“As an athlete, I was often held back by injuries. The doctor told me to stop because my body was not made for running. I was not satisfied with his reply. I started to wonder how I could help other athletes with such experiences as well. In 1980, I assembled a photocopier that would be able to determine foot types. Four years later, I went one step further by developing a first footscan® system with friends, which I later professionalized even further. That way I could visualize the dynamic pressure points. I also started studies in orthopaedics, (sports) podology and I became a biomechanic for Adidas International in 1985, the same year I bought my first shoemaker's equipment. With the extra knowledge I acquired, I then started making soles and was able to make shoe adjustments and corrective shoe inserts. That was necessary at the time due to a lack of overpronation shoes, among other things. You could say that we were one of the first companies that started the advance of specific running shoes adjusted to the runners’ particular running style. Not only did athletes find their way to our stores, hospitals and universities from all over the world were also interested in the potential we had to offer.”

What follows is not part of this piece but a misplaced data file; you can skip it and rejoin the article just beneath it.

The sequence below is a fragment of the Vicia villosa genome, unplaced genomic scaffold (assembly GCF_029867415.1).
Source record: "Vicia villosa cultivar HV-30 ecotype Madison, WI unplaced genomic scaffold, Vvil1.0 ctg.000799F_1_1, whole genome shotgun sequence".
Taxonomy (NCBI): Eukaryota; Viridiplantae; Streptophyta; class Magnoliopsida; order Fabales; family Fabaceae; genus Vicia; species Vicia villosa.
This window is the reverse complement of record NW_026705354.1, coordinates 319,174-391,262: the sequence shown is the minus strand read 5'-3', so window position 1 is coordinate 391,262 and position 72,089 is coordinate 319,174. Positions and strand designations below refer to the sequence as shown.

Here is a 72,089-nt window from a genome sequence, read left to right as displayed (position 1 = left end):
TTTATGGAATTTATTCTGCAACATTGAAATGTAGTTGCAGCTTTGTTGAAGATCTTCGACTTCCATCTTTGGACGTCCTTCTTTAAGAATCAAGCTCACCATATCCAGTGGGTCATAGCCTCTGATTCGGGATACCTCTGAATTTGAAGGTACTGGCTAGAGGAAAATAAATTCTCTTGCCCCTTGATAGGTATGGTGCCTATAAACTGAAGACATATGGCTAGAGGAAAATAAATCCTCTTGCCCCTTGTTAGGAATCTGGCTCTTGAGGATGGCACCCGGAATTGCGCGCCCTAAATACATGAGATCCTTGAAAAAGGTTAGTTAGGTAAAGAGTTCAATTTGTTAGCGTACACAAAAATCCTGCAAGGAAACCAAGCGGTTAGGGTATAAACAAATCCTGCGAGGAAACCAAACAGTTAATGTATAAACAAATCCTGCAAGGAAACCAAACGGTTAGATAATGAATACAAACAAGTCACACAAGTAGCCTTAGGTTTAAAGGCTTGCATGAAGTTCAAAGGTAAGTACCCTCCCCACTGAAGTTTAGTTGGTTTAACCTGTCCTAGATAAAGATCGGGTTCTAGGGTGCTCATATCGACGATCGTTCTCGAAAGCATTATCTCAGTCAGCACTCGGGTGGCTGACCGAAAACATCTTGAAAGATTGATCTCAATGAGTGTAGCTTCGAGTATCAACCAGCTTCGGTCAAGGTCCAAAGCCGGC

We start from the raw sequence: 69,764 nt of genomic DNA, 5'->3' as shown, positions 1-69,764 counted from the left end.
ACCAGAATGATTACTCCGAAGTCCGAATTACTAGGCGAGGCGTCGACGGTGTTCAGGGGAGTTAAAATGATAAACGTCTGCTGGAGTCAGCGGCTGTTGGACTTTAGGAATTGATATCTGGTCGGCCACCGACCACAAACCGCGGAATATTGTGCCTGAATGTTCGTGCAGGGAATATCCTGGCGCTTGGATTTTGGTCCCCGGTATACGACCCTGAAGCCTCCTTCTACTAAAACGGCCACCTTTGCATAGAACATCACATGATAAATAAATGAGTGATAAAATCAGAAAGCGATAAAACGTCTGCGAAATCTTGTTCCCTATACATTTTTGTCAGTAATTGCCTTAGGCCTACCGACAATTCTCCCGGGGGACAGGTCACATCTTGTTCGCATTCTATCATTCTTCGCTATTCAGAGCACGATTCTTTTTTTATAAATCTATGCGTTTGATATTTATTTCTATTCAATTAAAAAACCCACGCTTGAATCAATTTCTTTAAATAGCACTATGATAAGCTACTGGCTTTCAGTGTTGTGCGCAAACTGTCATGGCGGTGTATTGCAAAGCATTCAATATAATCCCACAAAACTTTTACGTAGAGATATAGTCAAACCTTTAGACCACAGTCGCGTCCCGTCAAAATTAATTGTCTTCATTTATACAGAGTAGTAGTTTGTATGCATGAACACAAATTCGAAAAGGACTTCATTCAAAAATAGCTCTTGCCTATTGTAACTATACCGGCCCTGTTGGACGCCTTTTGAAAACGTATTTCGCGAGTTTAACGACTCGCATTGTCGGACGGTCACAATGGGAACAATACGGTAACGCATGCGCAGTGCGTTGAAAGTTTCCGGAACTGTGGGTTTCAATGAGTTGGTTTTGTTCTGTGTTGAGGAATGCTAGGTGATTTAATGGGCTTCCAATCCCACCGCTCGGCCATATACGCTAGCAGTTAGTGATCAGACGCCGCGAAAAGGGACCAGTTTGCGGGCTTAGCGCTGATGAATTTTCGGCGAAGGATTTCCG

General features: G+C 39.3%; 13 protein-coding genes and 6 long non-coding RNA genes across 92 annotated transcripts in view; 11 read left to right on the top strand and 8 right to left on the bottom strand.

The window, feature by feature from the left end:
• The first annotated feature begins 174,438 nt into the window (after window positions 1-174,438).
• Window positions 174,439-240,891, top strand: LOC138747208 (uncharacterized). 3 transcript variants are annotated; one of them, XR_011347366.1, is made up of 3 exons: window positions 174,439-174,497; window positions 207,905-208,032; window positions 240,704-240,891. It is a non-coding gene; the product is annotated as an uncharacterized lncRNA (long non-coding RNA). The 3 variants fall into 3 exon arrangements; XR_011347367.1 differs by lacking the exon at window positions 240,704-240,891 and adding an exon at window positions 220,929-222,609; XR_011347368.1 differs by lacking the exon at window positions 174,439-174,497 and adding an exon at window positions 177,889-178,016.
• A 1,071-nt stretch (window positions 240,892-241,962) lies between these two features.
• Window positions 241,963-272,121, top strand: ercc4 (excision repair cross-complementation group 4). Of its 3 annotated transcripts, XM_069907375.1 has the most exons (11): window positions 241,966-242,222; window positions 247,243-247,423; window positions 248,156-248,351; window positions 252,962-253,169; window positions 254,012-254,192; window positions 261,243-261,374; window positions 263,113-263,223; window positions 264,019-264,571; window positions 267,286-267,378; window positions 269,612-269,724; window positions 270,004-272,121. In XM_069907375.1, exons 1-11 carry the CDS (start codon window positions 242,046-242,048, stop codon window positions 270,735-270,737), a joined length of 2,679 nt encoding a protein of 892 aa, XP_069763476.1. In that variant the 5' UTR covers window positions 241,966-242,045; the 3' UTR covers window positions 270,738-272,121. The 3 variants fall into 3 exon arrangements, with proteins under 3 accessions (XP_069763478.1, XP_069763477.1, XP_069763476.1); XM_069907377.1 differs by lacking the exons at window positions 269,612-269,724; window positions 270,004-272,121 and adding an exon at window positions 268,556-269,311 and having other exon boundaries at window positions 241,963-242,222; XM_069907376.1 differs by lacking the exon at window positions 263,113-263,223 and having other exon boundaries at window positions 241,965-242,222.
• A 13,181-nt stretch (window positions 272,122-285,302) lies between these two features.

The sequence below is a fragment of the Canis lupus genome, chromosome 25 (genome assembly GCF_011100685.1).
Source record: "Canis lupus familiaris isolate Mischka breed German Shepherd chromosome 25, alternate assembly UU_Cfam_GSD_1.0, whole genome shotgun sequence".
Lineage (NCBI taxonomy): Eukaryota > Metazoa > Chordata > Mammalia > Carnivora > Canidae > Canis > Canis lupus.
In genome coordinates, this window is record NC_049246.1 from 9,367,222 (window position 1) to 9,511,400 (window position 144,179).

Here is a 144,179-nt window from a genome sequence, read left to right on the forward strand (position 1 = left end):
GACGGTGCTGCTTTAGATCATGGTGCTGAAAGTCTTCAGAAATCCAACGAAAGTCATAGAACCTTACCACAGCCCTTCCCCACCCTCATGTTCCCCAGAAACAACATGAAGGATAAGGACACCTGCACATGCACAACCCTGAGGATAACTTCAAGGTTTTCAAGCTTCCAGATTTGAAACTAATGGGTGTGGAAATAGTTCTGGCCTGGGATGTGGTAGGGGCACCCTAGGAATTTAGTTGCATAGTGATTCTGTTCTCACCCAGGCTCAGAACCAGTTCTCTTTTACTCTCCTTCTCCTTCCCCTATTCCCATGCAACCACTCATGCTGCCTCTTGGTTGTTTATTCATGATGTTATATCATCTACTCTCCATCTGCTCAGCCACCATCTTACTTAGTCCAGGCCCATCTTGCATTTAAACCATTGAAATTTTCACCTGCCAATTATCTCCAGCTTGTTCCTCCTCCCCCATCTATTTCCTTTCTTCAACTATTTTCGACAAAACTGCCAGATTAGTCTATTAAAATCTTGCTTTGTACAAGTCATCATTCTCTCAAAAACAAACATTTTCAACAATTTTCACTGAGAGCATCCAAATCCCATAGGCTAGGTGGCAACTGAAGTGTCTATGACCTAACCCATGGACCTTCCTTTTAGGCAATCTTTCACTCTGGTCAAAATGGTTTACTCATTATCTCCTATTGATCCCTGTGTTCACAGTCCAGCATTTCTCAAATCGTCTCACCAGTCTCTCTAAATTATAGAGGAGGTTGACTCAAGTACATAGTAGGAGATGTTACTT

In retrospect, Jempi's progressive and inquisitive character was one of the reasons why the business flourished. Still, in the beginning, it frightened Lut. “I have to admit I was scared at first. In the first few years, I was spending almost half my wage to pay off the loans. It’s easy to get demoralized in the first few days when you only sell a pair of shoelaces worth four old Belgian francs (which equals 11 pence). We were lucky that I hadn’t quit my job in the beginning, or we would not have been able to pursue our dreams financially. Those first years were tough. We didn’t dare to take a day's leave for four years. Our shop was open every day until late in the evening and we even opened our doors on Sunday morning, solely out of fear that people would buy their running shoes elsewhere.”

World champions at our doorstep

The pressure measurement system became a major success, as did its integration in Jempi's running specialist store. Several top athletes from Belgium and abroad frequently visited our store, including even some world record holders. We still use that measurement system nowadays, by the way.